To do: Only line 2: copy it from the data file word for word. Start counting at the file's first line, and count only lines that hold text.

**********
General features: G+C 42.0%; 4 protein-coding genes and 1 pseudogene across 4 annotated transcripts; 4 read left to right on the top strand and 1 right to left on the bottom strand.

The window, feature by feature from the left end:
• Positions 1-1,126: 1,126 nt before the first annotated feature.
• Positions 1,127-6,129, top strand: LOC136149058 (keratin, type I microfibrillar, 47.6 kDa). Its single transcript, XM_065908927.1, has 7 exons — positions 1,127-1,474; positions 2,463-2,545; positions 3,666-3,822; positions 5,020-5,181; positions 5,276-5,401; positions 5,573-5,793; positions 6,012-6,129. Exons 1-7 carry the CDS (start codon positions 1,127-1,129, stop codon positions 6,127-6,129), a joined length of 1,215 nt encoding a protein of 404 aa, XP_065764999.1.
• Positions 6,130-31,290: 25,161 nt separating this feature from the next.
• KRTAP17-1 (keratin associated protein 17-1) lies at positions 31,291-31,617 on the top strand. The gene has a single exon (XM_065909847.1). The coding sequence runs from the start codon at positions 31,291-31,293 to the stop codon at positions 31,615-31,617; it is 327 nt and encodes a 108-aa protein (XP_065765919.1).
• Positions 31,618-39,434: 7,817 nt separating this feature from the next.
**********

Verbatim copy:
The window, feature by feature from the left end: